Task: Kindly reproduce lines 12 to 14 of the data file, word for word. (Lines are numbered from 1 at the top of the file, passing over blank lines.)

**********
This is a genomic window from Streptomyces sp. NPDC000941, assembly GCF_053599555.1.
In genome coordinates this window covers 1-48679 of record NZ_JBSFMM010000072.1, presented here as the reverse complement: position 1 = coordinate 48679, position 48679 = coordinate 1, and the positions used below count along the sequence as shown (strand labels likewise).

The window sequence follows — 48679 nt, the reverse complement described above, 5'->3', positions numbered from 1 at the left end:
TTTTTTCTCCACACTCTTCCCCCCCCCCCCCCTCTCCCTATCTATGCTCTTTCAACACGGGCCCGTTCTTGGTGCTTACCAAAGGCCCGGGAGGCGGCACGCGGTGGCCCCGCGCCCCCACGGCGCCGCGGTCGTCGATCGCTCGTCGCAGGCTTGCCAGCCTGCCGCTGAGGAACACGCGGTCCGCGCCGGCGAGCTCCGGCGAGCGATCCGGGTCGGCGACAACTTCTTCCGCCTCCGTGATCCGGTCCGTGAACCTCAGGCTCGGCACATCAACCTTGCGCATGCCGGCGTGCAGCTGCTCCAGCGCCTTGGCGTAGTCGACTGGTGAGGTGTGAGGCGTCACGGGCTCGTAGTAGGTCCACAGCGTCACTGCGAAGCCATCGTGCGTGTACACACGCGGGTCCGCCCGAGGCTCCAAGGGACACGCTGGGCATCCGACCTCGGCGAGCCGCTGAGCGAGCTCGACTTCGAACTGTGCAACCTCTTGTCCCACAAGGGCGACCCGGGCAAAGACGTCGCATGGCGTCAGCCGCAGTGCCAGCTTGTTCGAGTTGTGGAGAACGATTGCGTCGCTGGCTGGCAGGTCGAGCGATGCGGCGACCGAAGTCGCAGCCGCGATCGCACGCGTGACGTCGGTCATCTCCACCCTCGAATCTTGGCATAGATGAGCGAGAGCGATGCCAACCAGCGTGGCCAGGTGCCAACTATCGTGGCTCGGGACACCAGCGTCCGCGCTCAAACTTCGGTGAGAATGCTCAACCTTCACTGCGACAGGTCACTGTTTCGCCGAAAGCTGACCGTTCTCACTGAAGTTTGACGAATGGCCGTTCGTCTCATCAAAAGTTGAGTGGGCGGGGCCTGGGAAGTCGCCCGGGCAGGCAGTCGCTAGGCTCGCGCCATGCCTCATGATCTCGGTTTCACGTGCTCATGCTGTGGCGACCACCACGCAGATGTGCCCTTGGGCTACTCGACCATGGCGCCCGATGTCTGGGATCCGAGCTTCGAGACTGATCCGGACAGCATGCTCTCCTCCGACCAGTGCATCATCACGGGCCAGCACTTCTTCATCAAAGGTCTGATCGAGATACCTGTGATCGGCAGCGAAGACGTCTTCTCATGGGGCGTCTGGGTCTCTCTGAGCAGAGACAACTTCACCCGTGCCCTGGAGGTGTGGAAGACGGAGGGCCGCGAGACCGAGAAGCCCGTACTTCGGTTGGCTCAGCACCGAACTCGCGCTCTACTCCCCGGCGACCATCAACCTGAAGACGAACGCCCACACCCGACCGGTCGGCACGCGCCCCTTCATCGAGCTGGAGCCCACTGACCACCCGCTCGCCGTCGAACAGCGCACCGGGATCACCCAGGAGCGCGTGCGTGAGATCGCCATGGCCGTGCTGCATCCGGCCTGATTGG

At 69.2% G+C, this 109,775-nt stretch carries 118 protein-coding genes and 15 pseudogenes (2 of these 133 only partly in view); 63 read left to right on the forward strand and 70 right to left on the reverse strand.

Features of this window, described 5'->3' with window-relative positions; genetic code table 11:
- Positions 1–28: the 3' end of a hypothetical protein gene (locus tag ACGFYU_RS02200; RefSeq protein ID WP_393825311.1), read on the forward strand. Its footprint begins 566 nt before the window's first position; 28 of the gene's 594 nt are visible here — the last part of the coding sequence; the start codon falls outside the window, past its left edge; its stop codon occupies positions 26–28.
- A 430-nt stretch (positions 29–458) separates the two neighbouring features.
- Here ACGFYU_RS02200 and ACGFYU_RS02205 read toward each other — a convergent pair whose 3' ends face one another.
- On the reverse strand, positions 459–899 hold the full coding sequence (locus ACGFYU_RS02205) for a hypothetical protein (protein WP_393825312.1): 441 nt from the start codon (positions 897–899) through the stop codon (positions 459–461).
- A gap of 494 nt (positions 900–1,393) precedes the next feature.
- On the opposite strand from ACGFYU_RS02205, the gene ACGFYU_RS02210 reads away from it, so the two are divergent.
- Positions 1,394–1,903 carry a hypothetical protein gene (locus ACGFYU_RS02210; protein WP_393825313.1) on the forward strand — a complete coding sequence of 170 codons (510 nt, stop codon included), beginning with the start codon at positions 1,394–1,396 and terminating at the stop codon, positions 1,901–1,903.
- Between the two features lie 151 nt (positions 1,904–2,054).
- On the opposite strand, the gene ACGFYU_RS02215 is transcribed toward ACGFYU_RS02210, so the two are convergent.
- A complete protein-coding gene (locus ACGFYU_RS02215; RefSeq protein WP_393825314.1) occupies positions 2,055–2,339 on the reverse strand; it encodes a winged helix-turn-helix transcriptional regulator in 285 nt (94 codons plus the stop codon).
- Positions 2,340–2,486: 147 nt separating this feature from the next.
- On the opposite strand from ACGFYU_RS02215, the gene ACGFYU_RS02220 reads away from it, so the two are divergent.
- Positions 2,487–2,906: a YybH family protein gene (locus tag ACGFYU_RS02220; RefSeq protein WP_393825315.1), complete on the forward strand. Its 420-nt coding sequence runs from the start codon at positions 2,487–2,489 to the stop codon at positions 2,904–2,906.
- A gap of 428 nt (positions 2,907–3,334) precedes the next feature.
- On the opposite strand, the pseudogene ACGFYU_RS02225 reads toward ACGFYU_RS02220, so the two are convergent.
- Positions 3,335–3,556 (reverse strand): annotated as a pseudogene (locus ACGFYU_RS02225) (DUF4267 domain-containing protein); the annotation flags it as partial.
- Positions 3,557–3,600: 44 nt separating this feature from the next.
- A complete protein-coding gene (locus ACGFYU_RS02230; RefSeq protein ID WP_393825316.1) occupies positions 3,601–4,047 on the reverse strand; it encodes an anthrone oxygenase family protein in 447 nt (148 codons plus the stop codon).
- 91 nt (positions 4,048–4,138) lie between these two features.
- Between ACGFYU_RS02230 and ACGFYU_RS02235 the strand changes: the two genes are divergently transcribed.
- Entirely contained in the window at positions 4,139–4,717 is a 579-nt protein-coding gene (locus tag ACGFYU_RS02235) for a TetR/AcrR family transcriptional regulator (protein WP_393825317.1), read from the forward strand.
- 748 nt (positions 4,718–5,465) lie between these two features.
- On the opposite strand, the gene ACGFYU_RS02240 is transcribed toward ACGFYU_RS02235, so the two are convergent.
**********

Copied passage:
- On the opposite strand from ACGFYU_RS02205, the gene ACGFYU_RS02210 reads away from it, so the two are divergent.
- Positions 1,394–1,903 carry a hypothetical protein gene (locus ACGFYU_RS02210; protein WP_393825313.1) on the forward strand — a complete coding sequence of 170 codons (510 nt, stop codon included), beginning with the start codon at positions 1,394–1,396 and terminating at the stop codon, positions 1,901–1,903.
- Between the two features lie 151 nt (positions 1,904–2,054).